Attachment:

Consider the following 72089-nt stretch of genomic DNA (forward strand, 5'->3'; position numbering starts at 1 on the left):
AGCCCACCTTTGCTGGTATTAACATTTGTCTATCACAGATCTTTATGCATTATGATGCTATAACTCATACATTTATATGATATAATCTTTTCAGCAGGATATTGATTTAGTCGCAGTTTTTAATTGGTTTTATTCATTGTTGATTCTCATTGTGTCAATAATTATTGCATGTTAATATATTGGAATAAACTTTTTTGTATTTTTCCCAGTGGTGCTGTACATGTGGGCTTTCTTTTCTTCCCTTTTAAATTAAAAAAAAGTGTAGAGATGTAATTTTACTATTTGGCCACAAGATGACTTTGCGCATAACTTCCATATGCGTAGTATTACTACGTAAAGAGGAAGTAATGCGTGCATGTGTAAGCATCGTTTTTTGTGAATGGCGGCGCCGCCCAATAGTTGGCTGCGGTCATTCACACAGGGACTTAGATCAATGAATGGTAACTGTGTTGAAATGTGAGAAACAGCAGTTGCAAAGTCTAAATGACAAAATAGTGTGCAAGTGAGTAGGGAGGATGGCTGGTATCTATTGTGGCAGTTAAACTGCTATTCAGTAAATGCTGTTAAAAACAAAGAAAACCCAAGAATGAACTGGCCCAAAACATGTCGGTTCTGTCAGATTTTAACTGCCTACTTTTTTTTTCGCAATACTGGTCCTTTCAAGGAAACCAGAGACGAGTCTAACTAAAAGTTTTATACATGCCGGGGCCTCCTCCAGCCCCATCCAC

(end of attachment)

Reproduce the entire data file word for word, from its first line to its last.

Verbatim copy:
Consider the following 72089-nt stretch of genomic DNA (forward strand, 5'->3'; position numbering starts at 1 on the left):
AGCCCACCTTTGCTGGTATTAACATTTGTCTATCACAGATCTTTATGCATTATGATGCTATAACTCATACATTTATATGATATAATCTTTTCAGCAGGATATTGATTTAGTCGCAGTTTTTAATTGGTTTTATTCATTGTTGATTCTCATTGTGTCAATAATTATTGCATGTTAATATATTGGAATAAACTTTTTTGTATTTTTCCCAGTGGTGCTGTACATGTGGGCTTTCTTTTCTTCCCTTTTAAATTAAAAAAAAGTGTAGAGATGTAATTTTACTATTTGGCCACAAGATGACTTTGCGCATAACTTCCATATGCGTAGTATTACTACGTAAAGAGGAAGTAATGCGTGCATGTGTAAGCATCGTTTTTTGTGAATGGCGGCGCCGCCCAATAGTTGGCTGCGGTCATTCACACAGGGACTTAGATCAATGAATGGTAACTGTGTTGAAATGTGAGAAACAGCAGTTGCAAAGTCTAAATGACAAAATAGTGTGCAAGTGAGTAGGGAGGATGGCTGGTATCTATTGTGGCAGTTAAACTGCTATTCAGTAAATGCTGTTAAAAACAAAGAAAACCCAAGAATGAACTGGCCCAAAACATGTCGGTTCTGTCAGATTTTAACTGCCTACTTTTTTTTTCGCAATACTGGTCCTTTCAAGGAAACCAGAGACGAGTCTAACTAAAAGTTTTATACATGCCGGGGCCTCCTCCAGCCCCATCCAC